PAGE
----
The Good News for Landlords about Right to Rent
Monday not only heralded the start of a new month but also introduced the Government’s Right to Rent scheme.
It’s one of the biggest changes to happen to the landlord profession and lettings industry in recent memory.
From February 1st every landlord must check that every adult occupier aged 18 and over whom they wish to rent to has a legal right to be staying in the UK.
It’s been described by many in the lettings industry as the Government passing over border control to landlords.
Heavy fines of up to £3000 (that’s ‘per person’ who doesn’t have the right to rent) can be given to anyone caught renting property to people who do not have a right to rent.
That’s not all, under the Immigration Bill being reviewed by the House of Lords we could end up seeing criminal rather than civil proceedings against landlords – in addition to the fines.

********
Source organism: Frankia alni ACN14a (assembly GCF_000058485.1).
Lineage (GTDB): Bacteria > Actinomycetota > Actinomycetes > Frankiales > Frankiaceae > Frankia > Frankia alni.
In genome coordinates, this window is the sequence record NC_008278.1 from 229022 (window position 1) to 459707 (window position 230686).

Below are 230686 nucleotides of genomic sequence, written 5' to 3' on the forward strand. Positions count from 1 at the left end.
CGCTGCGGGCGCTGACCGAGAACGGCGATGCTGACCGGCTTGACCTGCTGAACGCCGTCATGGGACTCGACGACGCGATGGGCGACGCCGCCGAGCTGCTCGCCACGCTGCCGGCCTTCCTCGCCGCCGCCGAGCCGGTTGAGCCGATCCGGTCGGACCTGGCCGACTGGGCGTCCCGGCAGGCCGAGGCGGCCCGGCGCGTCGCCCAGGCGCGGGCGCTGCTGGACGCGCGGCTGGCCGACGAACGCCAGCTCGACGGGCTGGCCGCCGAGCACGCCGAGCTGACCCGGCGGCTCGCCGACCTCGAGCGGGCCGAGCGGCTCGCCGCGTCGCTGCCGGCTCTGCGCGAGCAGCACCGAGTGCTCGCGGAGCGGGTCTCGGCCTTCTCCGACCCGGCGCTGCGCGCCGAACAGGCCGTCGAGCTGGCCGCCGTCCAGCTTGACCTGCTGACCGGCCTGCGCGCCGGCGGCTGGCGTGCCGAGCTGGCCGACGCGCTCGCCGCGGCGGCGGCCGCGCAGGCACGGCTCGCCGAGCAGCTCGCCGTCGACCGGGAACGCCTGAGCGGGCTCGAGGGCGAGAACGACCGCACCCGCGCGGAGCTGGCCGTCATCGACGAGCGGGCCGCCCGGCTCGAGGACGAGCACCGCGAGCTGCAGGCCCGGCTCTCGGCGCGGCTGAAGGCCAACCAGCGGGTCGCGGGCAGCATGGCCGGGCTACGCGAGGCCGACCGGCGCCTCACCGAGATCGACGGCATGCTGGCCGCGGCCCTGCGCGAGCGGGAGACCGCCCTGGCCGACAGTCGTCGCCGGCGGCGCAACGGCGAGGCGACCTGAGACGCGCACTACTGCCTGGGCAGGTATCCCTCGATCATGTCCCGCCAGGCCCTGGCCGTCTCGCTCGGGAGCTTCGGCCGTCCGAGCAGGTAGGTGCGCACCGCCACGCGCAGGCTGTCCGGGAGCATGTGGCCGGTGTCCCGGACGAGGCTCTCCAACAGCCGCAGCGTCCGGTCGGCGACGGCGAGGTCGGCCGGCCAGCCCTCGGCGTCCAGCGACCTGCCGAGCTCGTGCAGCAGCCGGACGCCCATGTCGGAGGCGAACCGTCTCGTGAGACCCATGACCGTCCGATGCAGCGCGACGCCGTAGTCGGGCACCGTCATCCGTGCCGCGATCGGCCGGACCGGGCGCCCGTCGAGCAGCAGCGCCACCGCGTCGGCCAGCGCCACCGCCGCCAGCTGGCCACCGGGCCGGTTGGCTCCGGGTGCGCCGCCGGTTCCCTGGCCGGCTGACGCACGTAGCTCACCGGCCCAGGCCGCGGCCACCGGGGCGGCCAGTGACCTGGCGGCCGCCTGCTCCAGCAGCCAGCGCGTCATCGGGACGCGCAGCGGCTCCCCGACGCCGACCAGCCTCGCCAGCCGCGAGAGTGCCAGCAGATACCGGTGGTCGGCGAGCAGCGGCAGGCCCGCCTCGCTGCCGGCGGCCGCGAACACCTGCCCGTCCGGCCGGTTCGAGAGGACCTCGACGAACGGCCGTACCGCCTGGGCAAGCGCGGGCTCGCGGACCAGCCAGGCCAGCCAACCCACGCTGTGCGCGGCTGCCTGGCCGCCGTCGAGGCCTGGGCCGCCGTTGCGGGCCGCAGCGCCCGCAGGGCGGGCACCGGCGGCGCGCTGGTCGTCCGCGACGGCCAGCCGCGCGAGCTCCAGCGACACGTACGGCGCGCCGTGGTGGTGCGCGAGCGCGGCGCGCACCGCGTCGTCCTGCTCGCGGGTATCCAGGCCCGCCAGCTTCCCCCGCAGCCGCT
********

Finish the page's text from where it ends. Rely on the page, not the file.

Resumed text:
In the worst case scenario this could mean prison sentences.
But amidst this extra layer of red tape bestowed upon landlords there is some good news.
If you let your property through a professional letting agent that rather heavy responsibility can be passed from your shoulders onto theirs – providing there is a written agreement in place.
I’ve spent a lot of time looking at the Right to Rent responsibilities and am fully up to speed with what needs to be done to ensure my clients are not at risk.
For me it’s simply another layer of the already rigorous vetting process I have in place.
It’s important for landlords to realise the significance of this scheme and not to ignore it.
For landlords currently managing their own properties it’s also very important to understand that referencing companies are not able to carry out right to rent checks for you.
There is a page on the Government’s website outlining in more detail what the changes cover and the new responsibilities of landlords:-
I would be delighted to speak with any landlords who have questions or concerns about this subject.
Thanks for reading,